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Figuring the Anthroscene

Figuring the Anthroscene

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When:

  • Thu 11 Apr, 12:00pm – 5:00pm
  • Fri 12 Apr, 12:00pm – 5:00pm
  • Sat 13 Apr, 11:00am – 3:00pm
  • Tue 16 Apr, 12:00pm – 5:00pm
  • Wed 17 Apr, 12:00pm – 5:00pm
  • Thu 18 Apr, 12:00pm – 5:00pm
  • Tue 23 Apr, 12:00pm – 5:00pm
  • Wed 24 Apr, 12:00pm – 5:00pm
  • Fri 26 Apr, 12:00pm – 5:00pm
  • Sat 27 Apr, 11:00am – 3:00pm
  • Tue 30 Apr, 12:00pm – 5:00pm
  • Wed 1 May, 12:00pm – 5:00pm
  • Thu 2 May, 12:00pm – 5:00pm
  • Fri 3 May, 12:00pm – 5:00pm
  • Sat 4 May, 11:00am – 3:00pm
  • Tue 7 May, 12:00pm – 5:00pm
  • Wed 8 May, 12:00pm – 5:00pm
  • Thu 9 May, 12:00pm – 5:00pm
  • Fri 10 May, 12:00pm – 5:00pm
  • Sat 11 May, 11:00am – 3:00pm
  • Tue 14 May, 12:00pm – 5:00pm
  • Wed 15 May, 12:00pm – 5:00pm
  • Thu 16 May, 12:00pm – 5:00pm
  • Fri 17 May, 12:00pm – 5:00pm
  • Sat 18 May, 11:00am – 3:00pm
  • View all sessions

Where:

Black Asterisk, 10 Ponsonby Road, Ponsonby

Restrictions:

All Ages

Ticket Information:

  • Free Admission

Website:

Black Asterisk

"When humans look back, the Anthropocene will probably represent one of the six biggest extinction in our planet's history." - Environmental scientist Will Steffen

'Figuring the Anthroscene' is Catherine Manchester’s new exhibition at the Asterisk. The title and works themselves refer to the geological time period that has seen humans altering the landscape and climate. Following Leon van den Eijkel’s joyful exhibition 'Listening to the Future', Black Asterisk is offering an exhibition which looks at the future in a more sobering angle.

The term Anthroscene is a more user-friendly version of the term Anthropocene denotes the current geological age, viewed as the period during which human activity has been the dominant influence on climate and the environment. Some geologists argue that this epoch began with the Industrial revolution, while others believe that there is no clear-cut evidence to back the claim of a new epoch.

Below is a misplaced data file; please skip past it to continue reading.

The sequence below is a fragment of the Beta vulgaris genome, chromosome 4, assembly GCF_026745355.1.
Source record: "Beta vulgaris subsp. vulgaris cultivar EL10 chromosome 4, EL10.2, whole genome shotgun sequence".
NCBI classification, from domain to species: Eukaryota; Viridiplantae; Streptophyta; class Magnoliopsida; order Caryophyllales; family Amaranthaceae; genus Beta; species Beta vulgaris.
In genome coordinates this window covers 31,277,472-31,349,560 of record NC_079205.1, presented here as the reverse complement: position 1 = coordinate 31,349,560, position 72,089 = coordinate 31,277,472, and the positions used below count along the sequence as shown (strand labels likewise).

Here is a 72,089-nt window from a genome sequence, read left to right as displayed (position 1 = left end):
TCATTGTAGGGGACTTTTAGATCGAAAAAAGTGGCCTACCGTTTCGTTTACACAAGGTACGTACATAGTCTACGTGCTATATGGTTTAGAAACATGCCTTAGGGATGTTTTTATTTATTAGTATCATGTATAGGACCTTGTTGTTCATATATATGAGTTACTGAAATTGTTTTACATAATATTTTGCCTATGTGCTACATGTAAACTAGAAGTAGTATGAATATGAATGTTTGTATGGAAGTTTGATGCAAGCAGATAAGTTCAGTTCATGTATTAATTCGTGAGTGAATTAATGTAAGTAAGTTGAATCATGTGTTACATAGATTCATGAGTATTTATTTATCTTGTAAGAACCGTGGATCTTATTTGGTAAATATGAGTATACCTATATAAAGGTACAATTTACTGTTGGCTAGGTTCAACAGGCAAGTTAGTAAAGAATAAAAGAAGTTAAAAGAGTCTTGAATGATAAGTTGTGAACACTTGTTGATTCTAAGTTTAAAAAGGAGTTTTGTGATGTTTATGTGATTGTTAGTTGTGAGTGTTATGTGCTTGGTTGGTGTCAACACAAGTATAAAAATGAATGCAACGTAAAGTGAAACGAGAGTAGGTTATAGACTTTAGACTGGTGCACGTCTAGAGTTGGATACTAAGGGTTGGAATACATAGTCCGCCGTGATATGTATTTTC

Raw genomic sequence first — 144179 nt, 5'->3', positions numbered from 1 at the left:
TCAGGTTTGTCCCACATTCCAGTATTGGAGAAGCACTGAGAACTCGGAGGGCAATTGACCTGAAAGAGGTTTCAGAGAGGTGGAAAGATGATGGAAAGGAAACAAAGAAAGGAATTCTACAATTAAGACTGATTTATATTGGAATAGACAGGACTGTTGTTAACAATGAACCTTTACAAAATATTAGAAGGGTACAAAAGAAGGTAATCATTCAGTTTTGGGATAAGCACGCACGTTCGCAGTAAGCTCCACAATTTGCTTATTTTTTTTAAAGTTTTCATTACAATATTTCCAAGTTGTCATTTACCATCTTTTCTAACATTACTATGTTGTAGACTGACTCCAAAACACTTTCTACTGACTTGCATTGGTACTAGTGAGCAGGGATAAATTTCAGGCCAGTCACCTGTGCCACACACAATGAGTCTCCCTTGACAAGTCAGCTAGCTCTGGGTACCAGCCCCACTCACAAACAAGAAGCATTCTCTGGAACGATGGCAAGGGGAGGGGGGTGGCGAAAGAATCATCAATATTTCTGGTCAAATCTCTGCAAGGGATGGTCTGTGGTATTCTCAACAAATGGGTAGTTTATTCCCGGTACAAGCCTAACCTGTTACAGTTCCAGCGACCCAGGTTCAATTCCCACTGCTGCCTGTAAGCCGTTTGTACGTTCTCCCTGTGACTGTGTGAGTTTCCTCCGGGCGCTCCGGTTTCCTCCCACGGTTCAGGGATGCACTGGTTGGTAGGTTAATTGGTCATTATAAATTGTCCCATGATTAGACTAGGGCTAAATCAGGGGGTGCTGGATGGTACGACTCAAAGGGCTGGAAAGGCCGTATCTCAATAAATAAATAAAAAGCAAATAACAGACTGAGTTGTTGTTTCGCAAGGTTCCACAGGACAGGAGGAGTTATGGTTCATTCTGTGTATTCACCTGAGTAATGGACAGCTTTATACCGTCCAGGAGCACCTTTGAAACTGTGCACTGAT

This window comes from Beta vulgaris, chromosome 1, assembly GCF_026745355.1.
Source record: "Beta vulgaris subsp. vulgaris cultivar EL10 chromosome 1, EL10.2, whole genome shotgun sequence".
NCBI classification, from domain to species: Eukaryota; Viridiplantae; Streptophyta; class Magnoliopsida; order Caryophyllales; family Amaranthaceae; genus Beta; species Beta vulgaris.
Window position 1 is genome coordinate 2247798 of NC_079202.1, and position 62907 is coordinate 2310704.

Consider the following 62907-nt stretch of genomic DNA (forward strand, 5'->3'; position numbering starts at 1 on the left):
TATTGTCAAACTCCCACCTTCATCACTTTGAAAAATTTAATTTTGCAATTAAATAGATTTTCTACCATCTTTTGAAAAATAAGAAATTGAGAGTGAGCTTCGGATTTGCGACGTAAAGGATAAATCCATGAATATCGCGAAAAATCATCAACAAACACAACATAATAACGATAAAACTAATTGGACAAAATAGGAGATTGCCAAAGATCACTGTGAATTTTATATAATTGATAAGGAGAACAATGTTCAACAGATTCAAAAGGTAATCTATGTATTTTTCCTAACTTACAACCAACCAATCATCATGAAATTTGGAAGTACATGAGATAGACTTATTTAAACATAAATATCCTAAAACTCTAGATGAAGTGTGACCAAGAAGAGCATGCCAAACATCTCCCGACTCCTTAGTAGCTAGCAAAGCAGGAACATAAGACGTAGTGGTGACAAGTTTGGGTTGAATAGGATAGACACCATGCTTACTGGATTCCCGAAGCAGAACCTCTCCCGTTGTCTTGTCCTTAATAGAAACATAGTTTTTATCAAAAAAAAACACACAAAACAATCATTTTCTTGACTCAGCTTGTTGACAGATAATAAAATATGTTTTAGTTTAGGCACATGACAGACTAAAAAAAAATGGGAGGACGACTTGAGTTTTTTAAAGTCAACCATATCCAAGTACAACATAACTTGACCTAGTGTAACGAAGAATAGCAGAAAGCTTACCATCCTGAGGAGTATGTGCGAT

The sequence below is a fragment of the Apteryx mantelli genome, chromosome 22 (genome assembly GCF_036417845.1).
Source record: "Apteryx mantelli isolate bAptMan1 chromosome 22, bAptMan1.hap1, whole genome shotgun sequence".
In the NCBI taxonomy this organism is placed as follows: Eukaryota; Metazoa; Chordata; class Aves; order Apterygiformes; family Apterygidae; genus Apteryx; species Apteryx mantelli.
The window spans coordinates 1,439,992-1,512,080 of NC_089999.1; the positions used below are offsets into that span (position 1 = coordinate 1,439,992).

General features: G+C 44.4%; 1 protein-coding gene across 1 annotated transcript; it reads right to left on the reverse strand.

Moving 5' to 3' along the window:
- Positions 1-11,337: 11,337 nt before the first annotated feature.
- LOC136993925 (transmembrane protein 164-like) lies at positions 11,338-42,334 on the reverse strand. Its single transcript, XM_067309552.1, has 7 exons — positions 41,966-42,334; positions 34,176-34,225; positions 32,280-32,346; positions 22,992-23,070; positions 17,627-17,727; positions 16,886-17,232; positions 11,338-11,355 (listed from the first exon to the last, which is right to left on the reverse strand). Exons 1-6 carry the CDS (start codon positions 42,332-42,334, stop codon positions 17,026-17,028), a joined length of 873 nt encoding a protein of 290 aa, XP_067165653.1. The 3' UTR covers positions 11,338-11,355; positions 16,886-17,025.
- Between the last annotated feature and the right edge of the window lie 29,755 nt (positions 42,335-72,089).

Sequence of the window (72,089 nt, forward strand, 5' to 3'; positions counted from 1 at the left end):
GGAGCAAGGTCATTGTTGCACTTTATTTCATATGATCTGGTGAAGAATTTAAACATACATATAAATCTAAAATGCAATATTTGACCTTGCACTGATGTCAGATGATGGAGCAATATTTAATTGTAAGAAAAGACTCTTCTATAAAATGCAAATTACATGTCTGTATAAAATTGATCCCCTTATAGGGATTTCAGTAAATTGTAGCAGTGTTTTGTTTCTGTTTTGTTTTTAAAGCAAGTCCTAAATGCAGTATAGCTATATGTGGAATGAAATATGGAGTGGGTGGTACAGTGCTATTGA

Similarly, some scientific researchers claim that permanent damage has been done, while environmentalists believe there is a chance to establish a sustainable civilisation and cede some of our territory back to other species. Manchester’ works have a soft, mysteriousness to them as though matching the confusion in the scientific debate.

Manchester supposes, perhaps we got into such trouble by our innate tendency of human psychology to see things in our own image or anthropomorphism. Humans have been shapers, thinkers, dreamers, disrupters, dwellers, occupiers and visitors.

Her work 'Honeymoon Stranding' refers to humans comparatively late arrival in geographic terms. She believes this is humans ‘honeymoon’ stage of life, which does not bode well for the rest of the relationship!

While figures populate the paintings, prehistoric lizards also make their presence known, such as in 'Homeworld/ Fire and Water', a title inspired by George Griffiths science fiction work which seeks to shine light on the miraculous beginnings of life.

‘Substantial interdisciplinary evidence suggests that the planet is being dramatically sculpted by our species, and that much of the damage done is already irreversible.’ The global rate of extinction has accelerated at an undeniable rate, and biodiversity is reduced everywhere that humans travel.

The exhibition follows from her earlier series 'Model Habitats' which was about intervention and human designs on the environment.

“It’s not possible to reverse the damage we’ve done… We are undoubtedly exterminating species at a speed which has never been known before.”- David Attenborough.

Join us on Saturday 27 April at 2pm-4pm for an opening event of Figuring the Anthroscene, as well as The Medium- a solo show by Kate Rampling, In the Blue- a solo show by Max Thomson, and a mini show of our exhibit at the Auckland Art Fair!

'It's Them Or Us' (detail), Catherine Manchester, 2016. Oil on canvas. 1220 x 760 mm

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